Until Apple released the Mighty Mouse, one of the biggest objections PC users had to using a Mac was that its mouse had only one button. What they didn't realize was that when Apple was developing the Mac, they experimented with two- and three-button mice and rejected them as being too confusing to new computer users. Pointing and tapping with the index finger is something we all do every day—regardless of whether or not we've ever touched a computer—so anyone could learn to point and click a one-button mouse very quickly.
Windows PCs showed that regular people could be trained to use a two-button mouse, especially when the second button always had a consistent behavior: namely, calling up a contextual menu. Ironically, Windows' generally poorly designed interface contributed to users learning to use a right mouse button, since the contextual menus became one of the few consistent ways to discover and access new features.
I bring this up to demonstrate that sometimes limiting an interface helps to make it more intuitive, because it avoids confusion and operator error. I've talked before about the difference between Accordance's Construct window, which is a fairly linear graphical framework for constructing searches, and the much more free-form graphical search engines of some Windows Bible programs. In that blog entry, I argued that the more free-form approach was much harder to follow and made it much easier for the user to create logically-impossible searches.
While the Construct window's simplicity makes it easier to use than other alternatives, there are times when its limitations can be, well ... limiting. The most common example is when you want to find a construction where word order is unimportant. In other words, if you wanted to find two items (A and B) with a certain relationship to each other, but you aren't concerned about whether the word order is AB or BA, you would have to create TWO Construct windows and join them with an OR command. It wasn't difficult to do, but it did involve a number of additional steps.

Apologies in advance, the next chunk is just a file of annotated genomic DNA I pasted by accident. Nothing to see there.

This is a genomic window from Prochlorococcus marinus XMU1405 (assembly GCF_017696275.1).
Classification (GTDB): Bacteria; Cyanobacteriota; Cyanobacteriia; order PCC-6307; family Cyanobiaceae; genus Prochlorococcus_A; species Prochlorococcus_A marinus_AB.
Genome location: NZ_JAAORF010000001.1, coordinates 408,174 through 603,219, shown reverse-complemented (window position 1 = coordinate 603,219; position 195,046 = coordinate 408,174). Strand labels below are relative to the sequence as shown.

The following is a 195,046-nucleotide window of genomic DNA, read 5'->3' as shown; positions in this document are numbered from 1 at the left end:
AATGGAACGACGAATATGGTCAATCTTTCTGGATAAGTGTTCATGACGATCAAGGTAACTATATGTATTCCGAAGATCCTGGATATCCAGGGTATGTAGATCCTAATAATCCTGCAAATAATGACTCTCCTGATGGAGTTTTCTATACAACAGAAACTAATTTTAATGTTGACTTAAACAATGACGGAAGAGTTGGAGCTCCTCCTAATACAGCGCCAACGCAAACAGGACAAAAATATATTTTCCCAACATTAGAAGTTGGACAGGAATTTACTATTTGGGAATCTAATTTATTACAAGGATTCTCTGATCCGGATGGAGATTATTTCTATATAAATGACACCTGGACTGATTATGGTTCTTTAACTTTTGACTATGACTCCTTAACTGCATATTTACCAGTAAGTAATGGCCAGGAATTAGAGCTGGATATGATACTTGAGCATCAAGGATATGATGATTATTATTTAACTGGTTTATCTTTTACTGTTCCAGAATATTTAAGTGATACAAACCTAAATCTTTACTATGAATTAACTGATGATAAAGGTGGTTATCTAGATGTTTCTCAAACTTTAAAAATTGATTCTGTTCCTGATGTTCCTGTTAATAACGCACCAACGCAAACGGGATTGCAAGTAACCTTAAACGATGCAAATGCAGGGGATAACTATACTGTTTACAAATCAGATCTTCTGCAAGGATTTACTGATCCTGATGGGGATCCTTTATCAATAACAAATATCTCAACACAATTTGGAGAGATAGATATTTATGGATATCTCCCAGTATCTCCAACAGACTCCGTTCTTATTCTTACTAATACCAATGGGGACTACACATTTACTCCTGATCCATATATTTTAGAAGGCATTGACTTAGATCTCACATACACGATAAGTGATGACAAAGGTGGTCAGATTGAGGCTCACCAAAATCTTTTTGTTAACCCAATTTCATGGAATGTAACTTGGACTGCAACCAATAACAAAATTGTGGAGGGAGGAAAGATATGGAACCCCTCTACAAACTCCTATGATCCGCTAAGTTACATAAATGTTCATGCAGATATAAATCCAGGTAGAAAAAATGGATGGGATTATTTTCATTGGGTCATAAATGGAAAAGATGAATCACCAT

For example, I once constructed a search where word order was not a concern, and it took me 26 steps to complete. No less than eight of those steps involved creating a second construct window to avoid the word order issue. When we looked at this usability issue in such clearly quantifiable terms, we decided we needed to find an easier way.
But how to do it without losing more than we gained? If we completely removed the word order specificity of the Construct window we would end up with a free-form system which would have all the problems the other programs have, and we would force the user to go through additional steps to have word order considered. This is not a big deal when you're searching for two items, but what about when you define a construct with 3 or more words? Do you allow the possibility of finding ABC, ACB, BAC, BCA, CAB, and CBA? At what point does this kind of system get too confusing to understand and so broad as to become meaningless?
Our solution was to add a simple way to have Accordance search for the elements of a construct in both directions, but with the order of the columns still being considered. Thus, if you define a construct with three items (A, B, and C), then click the new Search both directions checkbox, Accordance will find either ABC or CBA, but not all of the other possible combinations.
The Construct pictured above will search the Greek New Testament for any proper name, the verb agapao, and a Pronoun which is not in the same case as the Proper name. Since Search both directions is checked, it will also find constructions where the Pronoun comes before the Proper Name. In every case, however, agapao will appear between the Name and the Pronoun.
In this way, we've greatly reduced the number of steps necessary to perform flexible searches like this, while keeping the Construct window simple enough for the user to get his or her mind around. It's a little like creating a mouse which can function as a one-button mouse for the computer novice, or a multi-button mouse for those who want the added flexibility.